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Allman v. Smith

United States Court of Appeals, Seventh Circuit

August 19, 2014

ROBIN ALLMAN, et al., Plaintiffs-Appellees,
v.
KEVIN SMITH, et al., Defendants-Appellants

Submitted July 16, 2014

Appeal from the United States District Court for the Southern District of Indiana, Indianapolis Division. No. 1:12-cv-00568-TWP-DML -- Tanya Walton Pratt, Judge.

For ROBIN ALLMAN, MARGARET BAUGHER, MARK BAUGHER, KRISTIE BINDA, GARY DAVIS, Plaintiffs - Appellees: Barry A. Macey, Attorney, Jeffrey A. Macey, Attorney, MACEY SWANSON & ALLMAN, Indianapolis, IN.

For KEVIN SMITH, in his individual capacity and in his official capacity as Mayor of the City of Anderson, CITY OF ANDERSON, INDIANA, Defendants - Appellants: Anthony W. Overholt, Attorney, FROST BROWN TODD LLC, Indianapolis, IN.

Before POSNER, WILLIAMS, and HAMILTON, Circuit Judges.

OPINION

Page 683

Posner, Circuit Judge.

The plaintiffs, former employees of a city in Indiana, sued the mayor, and the city itself, under 42 U.S.C. § 1983. They claimed that the mayor had fired them because of their political affiliations and thus in violation of their First Amendment rights. The mayor riposted that political affiliation was a permissible qualification for their jobs. The district judge granted summary judgment in favor of the mayor with respect to nine of the eleven plaintiffs, on the ground that his argument concerning political qualification for their

Page 684

jobs was sufficiently arguable to entitle him to qualified immunity. But the judge denied summary judgment with respect to the two other plaintiffs because she didn't think the mayor's claim of immunity from their suit arguable, given the differences between their jobs and those of the other nine plaintiffs.

The judge refused to certify for interlocutory appeal her denial of the mayor's claim of qualified immunity with respect to those two plaintiffs, on the ground that the issue of his qualified immunity involves a question of fact--namely whether he should have known that his conduct was unlawful (if it was). The judge also refused to stay the district court proceedings pending his appeal. The mayor asks us to grant the stay.

Whether a " job is one for which political affiliation is a permissible criterion ... presents a question of law," Riley v. Blagojevich, 425 F.3d 357, 361 (7th Cir. 2005), which makes it a proper basis for an interlocutory appeal from a denial of qualified immunity, Mitchell v. Forsyth, 472 U.S. 511, 526-30, 105 S.Ct. 2806, 86 L.Ed.2d 411 (1985); Marshall v. Allen, 984 F.2d 787, 789 (7th Cir. 1993); Lopez-Quinones v. Puerto Rico National Guard, 526 F.3d 23, 25 (1st Cir. 2008), and consequently for a stay of further proceedings in the district court pending that appeal. " Qualified immunity is an entitlement not to stand trial or face the other burdens of litigation. The privilege is an immunity from suit rather than a mere defense to liability; and, like an absolute immunity, it is effectively lost if a case is erroneously permitted to go to trial." Siegert v. Gilley, 500 U.S. 226, 232-33, 111 S.Ct. 1789, 114 L.Ed.2d 277 (1991); see also Mitchell v. Forsyth, supra, 472 U.S. at 526. And so " when a public official takes an interlocutory appeal to assert a colorable claim to absolute or qualified immunity from damages, the district court must stay proceedings." Goshtasby v. Board of Trustees of University of Illinois, 123 F.3d 427, 428 (7th Cir. 1997); see also Apostol v. Gallion, 870 F.2d 1335 (7th Cir. 1989).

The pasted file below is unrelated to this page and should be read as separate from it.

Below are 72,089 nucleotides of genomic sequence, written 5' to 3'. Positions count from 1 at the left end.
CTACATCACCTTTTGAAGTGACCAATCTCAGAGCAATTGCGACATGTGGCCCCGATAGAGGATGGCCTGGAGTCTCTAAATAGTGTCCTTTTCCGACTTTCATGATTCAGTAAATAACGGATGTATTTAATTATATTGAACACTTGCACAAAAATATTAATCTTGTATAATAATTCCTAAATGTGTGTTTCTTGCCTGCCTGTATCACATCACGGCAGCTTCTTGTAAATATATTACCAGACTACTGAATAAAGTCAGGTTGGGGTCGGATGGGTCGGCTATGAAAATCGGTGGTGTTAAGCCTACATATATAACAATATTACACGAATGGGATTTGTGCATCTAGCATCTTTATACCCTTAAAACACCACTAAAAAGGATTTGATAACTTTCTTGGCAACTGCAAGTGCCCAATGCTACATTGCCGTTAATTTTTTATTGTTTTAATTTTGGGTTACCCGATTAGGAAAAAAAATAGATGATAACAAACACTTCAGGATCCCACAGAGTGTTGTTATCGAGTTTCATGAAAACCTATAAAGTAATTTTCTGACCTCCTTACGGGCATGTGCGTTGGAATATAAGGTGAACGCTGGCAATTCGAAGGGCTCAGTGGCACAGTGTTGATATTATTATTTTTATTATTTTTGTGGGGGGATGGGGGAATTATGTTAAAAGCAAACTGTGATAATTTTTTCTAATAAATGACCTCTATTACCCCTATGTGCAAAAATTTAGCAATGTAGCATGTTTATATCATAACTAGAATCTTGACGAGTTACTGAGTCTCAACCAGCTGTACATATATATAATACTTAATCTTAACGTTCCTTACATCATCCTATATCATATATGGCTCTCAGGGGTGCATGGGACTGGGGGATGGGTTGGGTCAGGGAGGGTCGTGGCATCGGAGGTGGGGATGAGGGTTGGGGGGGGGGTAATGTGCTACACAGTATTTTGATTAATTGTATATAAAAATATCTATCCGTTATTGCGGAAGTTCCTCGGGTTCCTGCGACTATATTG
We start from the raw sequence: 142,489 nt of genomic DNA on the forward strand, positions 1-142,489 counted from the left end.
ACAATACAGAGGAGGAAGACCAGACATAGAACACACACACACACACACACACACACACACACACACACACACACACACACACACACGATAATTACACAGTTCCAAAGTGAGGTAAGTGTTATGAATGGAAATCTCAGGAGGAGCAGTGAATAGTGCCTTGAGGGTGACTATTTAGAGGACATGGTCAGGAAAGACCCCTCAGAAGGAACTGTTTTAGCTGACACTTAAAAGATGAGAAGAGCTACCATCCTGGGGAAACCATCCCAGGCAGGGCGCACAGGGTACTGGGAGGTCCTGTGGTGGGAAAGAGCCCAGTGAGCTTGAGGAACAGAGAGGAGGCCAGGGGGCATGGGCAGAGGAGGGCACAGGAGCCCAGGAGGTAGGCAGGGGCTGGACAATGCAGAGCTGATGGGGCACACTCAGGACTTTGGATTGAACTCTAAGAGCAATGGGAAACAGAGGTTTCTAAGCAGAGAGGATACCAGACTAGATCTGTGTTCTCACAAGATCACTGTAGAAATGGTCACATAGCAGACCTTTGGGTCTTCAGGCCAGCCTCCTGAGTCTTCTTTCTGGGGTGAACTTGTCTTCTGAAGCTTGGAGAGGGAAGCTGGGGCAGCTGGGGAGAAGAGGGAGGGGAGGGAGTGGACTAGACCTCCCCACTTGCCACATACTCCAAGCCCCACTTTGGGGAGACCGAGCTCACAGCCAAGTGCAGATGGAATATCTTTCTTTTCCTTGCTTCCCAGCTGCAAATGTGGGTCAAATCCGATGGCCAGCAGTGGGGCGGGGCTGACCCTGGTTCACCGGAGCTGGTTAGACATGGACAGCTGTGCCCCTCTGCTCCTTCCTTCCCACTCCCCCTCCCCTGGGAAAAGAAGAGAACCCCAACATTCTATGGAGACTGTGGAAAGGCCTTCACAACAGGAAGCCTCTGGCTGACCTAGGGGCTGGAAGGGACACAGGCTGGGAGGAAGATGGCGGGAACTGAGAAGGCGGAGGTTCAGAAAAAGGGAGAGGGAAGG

The district judge also denied the city's motion for summary judgment. The defense of qualified immunity is limited to individuals, but as the city's liability is derivative from the mayor's it wanted to show that he had not violated the plaintiffs' constitutional rights. All the mayor had to show in order to prevail was that even if he did violate those rights he was excused from liability by the doctrine of qualified immunity. The city, which cannot invoke qualified immunity, in order to prevail had to show that the mayor hadn't violated any constitutional rights, a showing that would eliminate the city's liability because its liability is derivative from the mayor's.

The city claims that the doctrine of " pendent appellate jurisdiction" allowed it to appeal. It moved in the district court to stay further proceedings in that court until we resolved its appeal. But the motion was denied. The two motions to stay (the mayor's and the ...


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